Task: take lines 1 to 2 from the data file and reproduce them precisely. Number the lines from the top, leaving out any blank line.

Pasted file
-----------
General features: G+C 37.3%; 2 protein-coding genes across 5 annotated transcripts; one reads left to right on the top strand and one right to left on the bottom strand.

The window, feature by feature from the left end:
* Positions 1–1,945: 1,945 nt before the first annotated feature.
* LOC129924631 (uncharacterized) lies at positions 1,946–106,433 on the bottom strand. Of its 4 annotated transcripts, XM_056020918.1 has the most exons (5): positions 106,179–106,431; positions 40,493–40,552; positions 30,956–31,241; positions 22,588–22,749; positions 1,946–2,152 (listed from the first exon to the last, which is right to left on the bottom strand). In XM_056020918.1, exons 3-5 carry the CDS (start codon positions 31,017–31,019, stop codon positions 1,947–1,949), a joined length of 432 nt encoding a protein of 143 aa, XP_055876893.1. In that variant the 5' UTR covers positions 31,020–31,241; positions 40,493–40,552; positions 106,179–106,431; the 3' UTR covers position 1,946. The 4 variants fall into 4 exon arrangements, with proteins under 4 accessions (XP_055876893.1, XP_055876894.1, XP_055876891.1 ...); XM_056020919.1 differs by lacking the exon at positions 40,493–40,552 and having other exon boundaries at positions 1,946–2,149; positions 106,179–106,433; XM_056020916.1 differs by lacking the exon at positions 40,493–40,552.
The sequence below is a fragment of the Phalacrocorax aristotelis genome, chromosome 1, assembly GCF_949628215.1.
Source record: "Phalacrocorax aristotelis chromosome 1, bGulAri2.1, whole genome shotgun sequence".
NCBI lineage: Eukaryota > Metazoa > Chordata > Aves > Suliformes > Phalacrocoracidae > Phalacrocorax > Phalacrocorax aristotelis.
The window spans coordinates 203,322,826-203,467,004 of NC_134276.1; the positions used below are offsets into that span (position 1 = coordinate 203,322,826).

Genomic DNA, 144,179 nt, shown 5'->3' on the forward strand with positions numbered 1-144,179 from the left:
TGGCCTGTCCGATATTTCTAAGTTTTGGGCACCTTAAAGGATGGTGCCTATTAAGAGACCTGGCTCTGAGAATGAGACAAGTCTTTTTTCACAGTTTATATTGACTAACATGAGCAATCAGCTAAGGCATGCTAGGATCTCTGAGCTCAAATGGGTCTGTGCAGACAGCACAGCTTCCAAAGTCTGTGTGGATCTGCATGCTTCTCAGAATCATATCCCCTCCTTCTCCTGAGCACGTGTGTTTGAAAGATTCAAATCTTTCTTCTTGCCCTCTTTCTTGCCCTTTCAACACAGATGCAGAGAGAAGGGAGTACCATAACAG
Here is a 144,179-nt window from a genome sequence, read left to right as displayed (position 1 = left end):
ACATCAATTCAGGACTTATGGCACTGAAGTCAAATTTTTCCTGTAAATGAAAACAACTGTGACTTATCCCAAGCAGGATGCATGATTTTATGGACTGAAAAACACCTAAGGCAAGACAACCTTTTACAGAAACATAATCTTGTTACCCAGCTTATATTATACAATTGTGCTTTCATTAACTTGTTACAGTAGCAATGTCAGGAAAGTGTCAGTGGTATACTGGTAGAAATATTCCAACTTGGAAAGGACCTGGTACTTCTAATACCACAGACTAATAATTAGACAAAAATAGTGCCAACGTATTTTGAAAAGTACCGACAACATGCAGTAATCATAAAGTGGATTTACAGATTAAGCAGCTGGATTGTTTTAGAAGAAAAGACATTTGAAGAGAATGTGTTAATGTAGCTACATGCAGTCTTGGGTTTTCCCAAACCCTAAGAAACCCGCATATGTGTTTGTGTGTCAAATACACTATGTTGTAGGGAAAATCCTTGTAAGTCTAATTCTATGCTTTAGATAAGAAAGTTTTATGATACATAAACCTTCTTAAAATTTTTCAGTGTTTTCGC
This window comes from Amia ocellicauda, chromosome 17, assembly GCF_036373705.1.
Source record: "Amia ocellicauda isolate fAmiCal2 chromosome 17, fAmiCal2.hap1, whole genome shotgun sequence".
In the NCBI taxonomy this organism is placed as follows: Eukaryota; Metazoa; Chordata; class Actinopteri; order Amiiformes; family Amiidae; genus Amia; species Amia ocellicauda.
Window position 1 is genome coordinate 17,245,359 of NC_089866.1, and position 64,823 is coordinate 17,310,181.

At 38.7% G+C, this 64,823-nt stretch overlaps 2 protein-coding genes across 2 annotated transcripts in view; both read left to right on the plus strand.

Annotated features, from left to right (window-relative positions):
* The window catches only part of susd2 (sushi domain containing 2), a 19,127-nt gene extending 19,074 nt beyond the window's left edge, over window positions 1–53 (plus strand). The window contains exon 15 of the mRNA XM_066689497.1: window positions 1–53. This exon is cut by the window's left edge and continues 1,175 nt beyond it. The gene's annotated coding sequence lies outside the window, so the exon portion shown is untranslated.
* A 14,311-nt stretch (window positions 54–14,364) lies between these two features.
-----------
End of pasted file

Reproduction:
General features: G+C 37.3%; 2 protein-coding genes across 5 annotated transcripts; one reads left to right on the top strand and one right to left on the bottom strand.

The window, feature by feature from the left end: